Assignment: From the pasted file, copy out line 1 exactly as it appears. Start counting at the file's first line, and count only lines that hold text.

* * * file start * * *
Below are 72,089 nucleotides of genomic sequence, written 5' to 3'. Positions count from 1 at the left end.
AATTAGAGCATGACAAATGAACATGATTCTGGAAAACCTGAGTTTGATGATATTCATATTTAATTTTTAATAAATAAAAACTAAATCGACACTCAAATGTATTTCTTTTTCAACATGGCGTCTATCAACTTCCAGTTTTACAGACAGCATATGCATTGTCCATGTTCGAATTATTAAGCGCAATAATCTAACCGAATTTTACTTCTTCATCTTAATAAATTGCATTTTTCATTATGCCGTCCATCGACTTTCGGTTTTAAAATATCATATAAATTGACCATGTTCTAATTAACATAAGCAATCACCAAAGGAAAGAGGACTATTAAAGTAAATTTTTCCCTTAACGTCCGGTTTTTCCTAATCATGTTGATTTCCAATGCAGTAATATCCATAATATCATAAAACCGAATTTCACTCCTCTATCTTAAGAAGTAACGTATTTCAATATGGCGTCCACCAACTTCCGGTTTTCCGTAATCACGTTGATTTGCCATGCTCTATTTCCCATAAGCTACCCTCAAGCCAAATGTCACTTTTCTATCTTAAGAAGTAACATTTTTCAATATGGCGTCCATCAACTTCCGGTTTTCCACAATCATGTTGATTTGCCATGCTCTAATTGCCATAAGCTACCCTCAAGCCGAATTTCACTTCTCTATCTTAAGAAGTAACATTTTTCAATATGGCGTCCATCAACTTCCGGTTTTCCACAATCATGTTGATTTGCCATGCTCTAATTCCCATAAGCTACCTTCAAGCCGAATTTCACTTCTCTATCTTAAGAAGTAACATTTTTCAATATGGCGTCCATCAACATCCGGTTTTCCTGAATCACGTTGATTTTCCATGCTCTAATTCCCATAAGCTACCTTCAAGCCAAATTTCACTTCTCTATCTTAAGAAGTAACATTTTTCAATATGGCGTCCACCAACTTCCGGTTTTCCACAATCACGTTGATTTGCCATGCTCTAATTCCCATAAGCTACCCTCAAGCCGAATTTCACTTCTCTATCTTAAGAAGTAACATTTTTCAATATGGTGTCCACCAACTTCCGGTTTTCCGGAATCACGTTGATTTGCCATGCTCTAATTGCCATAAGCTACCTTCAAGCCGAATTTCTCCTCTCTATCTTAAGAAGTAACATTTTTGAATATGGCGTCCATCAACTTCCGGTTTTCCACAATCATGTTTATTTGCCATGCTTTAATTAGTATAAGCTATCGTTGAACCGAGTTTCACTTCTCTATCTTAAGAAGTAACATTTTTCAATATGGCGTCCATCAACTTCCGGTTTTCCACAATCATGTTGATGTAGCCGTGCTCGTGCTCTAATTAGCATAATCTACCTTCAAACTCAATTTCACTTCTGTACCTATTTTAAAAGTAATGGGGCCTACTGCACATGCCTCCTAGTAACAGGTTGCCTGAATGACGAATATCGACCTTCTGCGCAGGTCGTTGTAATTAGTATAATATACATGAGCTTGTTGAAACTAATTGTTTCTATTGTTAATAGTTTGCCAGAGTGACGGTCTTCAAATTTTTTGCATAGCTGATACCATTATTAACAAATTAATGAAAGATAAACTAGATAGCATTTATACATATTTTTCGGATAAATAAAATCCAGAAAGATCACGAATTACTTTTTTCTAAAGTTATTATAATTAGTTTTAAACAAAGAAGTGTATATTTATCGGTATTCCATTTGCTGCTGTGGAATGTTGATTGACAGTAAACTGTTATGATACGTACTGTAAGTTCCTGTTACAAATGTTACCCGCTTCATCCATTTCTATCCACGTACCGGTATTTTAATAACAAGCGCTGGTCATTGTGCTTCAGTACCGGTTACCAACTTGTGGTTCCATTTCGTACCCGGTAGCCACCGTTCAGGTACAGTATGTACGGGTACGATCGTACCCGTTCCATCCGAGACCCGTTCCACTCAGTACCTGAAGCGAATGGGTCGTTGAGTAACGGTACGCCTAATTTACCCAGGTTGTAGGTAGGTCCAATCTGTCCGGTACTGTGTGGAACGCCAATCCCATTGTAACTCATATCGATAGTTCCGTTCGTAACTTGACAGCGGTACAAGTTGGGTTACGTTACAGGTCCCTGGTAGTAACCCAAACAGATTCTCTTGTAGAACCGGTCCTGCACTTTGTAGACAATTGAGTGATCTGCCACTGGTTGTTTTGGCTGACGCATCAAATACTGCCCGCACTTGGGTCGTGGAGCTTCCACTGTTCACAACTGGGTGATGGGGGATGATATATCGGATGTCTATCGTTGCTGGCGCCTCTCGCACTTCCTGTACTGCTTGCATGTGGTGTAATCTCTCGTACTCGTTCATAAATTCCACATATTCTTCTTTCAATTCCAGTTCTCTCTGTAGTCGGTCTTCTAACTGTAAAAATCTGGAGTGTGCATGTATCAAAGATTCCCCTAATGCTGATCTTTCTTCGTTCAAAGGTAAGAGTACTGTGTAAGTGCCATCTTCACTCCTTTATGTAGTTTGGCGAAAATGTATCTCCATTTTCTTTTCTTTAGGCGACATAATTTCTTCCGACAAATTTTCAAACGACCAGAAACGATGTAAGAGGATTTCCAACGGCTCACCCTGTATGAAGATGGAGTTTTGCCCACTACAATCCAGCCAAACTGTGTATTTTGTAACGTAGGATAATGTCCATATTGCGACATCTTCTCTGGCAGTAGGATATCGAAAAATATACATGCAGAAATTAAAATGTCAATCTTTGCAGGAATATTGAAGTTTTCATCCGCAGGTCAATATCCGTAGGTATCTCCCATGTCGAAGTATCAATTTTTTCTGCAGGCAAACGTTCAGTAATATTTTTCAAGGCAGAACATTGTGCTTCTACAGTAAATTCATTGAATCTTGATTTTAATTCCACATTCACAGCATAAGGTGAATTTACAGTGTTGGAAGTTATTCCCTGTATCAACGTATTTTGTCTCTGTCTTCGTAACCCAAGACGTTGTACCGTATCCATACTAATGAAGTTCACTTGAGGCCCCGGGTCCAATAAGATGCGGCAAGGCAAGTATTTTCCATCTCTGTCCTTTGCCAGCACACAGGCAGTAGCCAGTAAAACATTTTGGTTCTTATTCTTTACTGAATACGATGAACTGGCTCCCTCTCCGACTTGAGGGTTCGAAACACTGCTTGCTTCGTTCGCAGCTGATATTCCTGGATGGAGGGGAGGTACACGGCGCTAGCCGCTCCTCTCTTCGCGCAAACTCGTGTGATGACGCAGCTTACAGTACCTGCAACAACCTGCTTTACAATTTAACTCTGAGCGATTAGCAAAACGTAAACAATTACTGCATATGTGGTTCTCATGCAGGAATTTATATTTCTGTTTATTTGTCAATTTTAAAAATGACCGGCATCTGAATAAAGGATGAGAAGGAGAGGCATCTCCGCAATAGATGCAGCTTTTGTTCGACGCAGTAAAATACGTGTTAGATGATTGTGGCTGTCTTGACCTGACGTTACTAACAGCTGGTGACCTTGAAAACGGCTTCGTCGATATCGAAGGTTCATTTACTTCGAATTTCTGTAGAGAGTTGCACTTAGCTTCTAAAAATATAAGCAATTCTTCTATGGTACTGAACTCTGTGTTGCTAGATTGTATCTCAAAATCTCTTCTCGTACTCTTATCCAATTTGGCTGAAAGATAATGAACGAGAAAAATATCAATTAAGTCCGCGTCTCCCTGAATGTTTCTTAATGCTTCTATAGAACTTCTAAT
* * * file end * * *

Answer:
Below are 72,089 nucleotides of genomic sequence, written 5' to 3'. Positions count from 1 at the left end.